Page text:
We asked you which questions to ask Sen. Shelley Moore Capito, R-W.Va., and you came through. Our news team selected these five to ask.
We encourage you to listen to the entire interview, and let us and Senator Capito know what you think through social media - @wvpublicnews, @radiofinn and @SenCapito on twitter, of Senator Capito’s or WVPB’s Facebook pages.
1. Legalizing marijuana
One of our audience members, Cassy Lee, asks this question on the WVPB Facebook Page: Do you support adult use cannabis legislation? If so, under what conditions?
Capito says, “I have fewer issues with medical marijuana, although I don’t think we’ve researched that enough to really know, exactly, what kind of benefits but also what kind of impacts.
“But most states have moved in that direction, as West Virginia has, so I would accept that and be a supporter of that.
“On recreational use, I can’t do it. I am opposed to it. Cassy Lee is probably not going to be very happy with me. But I just feel like it’s a gateway drug. Folks in the addiction community, if you talk to them and ask their opinions, they for the most part are opposed to it. It’s a step too far for me and I’m not gonna go there.”
WVPB asked if recreational marijuana should be a federal or state issue. Capito says, “I think it probably should stay the state issue it is… I think the state oughta be the one that makes that decision.”
2. Teacher strike and school employee pay and benefits
Another WVPB Facebook friend, Deane Kern Shelley, asks about school employee pay in West Virginia. He says:
“I teach in Virginia and my wife is in the arduous process of becoming an administrator in West Virginia. Why do I make 25 thousand dollars more than her? How can we retain our talent?”
Others also wanted to know what Senator Capito thinks about the teacher strike, and if she supported that action.
Capito says, “I’m supportive of appreciating our teachers, paying our teachers, retaining our teachers as best we can. I think what I saw unfolding was sort of a political exercise that was very successful. It was very well organized. I congratulate the teachers and their leadership on showing the passion…for really putting the pedal to the medal and making sure the Legislature and the Governor really came through on this.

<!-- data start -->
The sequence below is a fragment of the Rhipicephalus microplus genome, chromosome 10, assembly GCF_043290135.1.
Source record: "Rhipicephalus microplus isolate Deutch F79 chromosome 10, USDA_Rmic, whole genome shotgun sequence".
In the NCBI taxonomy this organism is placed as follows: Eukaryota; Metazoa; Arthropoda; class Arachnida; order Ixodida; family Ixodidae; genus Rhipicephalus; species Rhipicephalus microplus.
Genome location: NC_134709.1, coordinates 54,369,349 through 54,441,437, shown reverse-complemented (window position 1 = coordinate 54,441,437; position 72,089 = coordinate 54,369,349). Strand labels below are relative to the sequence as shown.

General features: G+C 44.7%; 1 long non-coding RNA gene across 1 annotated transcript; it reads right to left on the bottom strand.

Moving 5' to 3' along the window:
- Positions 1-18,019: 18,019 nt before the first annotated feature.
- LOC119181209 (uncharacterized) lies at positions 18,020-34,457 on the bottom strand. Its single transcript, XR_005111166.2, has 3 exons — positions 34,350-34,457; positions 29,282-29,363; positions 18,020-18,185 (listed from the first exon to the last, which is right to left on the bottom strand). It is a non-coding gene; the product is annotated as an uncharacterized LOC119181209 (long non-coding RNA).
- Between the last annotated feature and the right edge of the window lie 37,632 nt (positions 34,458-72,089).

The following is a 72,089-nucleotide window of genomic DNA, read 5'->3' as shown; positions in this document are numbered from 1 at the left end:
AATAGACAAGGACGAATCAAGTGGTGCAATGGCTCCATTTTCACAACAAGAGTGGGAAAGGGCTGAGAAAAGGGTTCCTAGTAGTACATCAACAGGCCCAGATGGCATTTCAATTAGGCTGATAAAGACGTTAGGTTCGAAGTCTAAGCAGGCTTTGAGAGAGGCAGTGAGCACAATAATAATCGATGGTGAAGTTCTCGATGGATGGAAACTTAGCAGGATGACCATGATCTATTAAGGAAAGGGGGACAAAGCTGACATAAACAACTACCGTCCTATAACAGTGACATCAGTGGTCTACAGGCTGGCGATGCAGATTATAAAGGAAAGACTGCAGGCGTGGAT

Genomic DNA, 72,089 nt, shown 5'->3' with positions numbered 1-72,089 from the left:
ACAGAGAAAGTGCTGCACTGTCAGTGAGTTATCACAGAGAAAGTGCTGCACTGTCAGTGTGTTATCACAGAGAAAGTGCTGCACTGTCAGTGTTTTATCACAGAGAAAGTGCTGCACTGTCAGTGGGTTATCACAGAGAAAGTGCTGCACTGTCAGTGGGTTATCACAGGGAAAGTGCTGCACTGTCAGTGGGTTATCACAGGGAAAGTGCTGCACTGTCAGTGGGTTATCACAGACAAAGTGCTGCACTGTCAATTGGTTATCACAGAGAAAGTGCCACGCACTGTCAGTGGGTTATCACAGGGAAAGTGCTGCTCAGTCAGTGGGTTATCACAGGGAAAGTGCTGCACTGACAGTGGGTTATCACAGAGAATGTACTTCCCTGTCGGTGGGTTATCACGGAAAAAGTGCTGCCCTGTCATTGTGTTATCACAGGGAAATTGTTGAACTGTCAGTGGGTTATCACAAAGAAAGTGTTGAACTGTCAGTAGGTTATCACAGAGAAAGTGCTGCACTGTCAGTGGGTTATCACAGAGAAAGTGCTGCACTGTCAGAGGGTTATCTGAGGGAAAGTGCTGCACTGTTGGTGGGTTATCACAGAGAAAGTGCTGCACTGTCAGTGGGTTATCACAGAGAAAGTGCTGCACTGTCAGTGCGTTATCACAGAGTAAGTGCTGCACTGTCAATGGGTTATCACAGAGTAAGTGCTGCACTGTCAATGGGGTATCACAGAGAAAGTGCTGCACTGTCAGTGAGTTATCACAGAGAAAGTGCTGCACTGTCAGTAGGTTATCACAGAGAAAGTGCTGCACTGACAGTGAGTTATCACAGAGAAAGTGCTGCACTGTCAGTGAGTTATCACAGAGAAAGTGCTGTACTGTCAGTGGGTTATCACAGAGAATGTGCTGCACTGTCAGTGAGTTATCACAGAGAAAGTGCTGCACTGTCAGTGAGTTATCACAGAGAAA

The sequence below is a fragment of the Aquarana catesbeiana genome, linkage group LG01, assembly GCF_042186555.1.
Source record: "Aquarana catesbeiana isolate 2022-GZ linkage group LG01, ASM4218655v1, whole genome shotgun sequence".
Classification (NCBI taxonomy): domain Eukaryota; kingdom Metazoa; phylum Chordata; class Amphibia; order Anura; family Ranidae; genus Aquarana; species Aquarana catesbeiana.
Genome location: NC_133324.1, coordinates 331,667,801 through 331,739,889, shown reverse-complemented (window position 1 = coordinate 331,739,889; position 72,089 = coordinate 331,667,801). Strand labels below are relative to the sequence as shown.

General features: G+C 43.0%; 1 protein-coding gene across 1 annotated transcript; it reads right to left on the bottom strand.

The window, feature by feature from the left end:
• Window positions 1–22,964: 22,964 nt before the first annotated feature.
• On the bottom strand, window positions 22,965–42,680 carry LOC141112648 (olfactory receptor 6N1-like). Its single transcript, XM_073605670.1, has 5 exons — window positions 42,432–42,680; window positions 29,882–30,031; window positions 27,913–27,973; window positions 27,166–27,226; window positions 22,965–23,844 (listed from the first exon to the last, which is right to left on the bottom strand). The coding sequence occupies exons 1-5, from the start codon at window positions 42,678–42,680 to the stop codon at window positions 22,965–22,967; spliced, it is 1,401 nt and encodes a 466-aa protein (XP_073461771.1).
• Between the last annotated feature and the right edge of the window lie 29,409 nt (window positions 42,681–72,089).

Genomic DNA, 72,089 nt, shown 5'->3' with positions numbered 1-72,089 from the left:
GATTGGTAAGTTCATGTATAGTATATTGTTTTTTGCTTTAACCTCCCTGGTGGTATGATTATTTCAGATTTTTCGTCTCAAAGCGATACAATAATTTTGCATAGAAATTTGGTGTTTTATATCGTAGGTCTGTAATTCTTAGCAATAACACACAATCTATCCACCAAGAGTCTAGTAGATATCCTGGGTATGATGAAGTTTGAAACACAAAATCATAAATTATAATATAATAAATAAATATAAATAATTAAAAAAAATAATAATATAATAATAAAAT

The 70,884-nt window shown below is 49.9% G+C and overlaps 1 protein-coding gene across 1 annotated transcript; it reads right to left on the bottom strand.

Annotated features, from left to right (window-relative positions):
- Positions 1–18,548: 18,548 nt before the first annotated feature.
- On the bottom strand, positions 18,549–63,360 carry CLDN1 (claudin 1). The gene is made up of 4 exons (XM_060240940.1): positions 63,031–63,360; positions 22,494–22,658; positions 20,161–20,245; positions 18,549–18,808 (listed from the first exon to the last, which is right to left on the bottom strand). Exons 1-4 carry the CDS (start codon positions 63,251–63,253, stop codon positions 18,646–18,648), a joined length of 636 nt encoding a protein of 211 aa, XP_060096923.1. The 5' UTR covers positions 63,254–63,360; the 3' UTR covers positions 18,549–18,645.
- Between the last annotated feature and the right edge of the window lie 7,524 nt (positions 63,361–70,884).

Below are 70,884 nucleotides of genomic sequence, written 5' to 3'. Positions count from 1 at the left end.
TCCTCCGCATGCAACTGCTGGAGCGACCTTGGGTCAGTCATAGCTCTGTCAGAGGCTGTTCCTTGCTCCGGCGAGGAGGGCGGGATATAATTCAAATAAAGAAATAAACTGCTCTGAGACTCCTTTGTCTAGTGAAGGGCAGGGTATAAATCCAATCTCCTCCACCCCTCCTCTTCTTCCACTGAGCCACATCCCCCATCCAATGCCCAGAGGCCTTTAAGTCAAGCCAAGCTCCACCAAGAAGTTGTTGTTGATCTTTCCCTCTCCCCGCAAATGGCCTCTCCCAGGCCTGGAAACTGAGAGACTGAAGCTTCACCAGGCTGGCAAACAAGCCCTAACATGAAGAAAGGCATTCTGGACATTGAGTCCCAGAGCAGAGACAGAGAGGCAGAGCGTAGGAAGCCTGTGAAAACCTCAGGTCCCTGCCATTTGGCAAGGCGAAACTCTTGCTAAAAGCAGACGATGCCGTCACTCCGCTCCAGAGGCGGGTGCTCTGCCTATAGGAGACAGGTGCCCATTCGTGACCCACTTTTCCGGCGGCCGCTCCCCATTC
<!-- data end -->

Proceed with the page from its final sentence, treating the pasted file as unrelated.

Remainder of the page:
“As a mother, my kids aren’t in school anymore, being out of school for a really long time like that… I disagreed with the tactics of being out as long. But I think part of that, without throwing anybody under the bus, was what went forward was the only way to get the commiserate attention that the teachers needed.
“I don’t think it’s going to be a yearly event, so I think they did a good job of getting their point across and getting what they wanted and needed and should have.”
Capito says she has a family member who lives in West Virginia but teaches in Virginia and makes $20,000 more, and that is an issue, especially in the Eastern Panhandle.
On locality pay, she says, “Quite frankly, I think locality pay should be something school systems should be able the engage in, to try and retain their talent.”
3. Steel and aluminum tariffs
We ask, “What is your take on President Trump’s proposed tariffs on steel and aluminum imports?”
Capito says, “I want to see us protect our steel industry, I think it is important for a lot of reasons, security reasons as well. I support that he is moving in this direction, in terms of putting us on a more even playing field for trade, particularly with something as critical as steel and aluminum.
“I am concerned, and have heard concerns from small business in the state, about what this might do to their ability to purchase. And also, is this going to create an entire trade war.”
She gave the example of Constellium in Ravenswood, which uses rolled aluminum from Canada and would be hurt by tariffs on Canadium aluminum. She says she hopes tariffs are targeted at the countries who are not following trade rules.
4. Gun safety
Jan Benders asks, “What will the Senator do towards gun safety?”
Capito says the student remembrances/walkouts this week were a good thing, because they engaged young people in important issues.
She spoke about two bills now in Congress, “Secure Our Schools” with resources for schools, better buildings, more counselors, more coordination.
And the “Fix NICS” bill to improve background checks and get more information uploaded into the federal background check system.
Although bills like these have languished in Congress before, “I do think this time is different.” She pointed out that each bill has a large and bi-partisan list of sponsors.
5. Fighting the opioid epidemic
We asked, “What still needs to happen at the federal level to help West Virginians fight the opioid epidemic?”
Capito says, “What I hear more than anything is that we need money, we need federal dollars to help us in this state meet the challenge.”
She said two significant bills passed before President Obama left office – 21st Century Cures Bill, and Comprehensive Addiction and Recovery Act.
She says we need more focus on prevention, especially in schools – “Personally, I think we need to be doing that in the elementary schools.”
Also, she thinks Congress should focus on three things:
1. Federal funding should be targeted to the states with the worst problems – not just based on population.
2. Work with the programs that work.
3. Increase funding for them.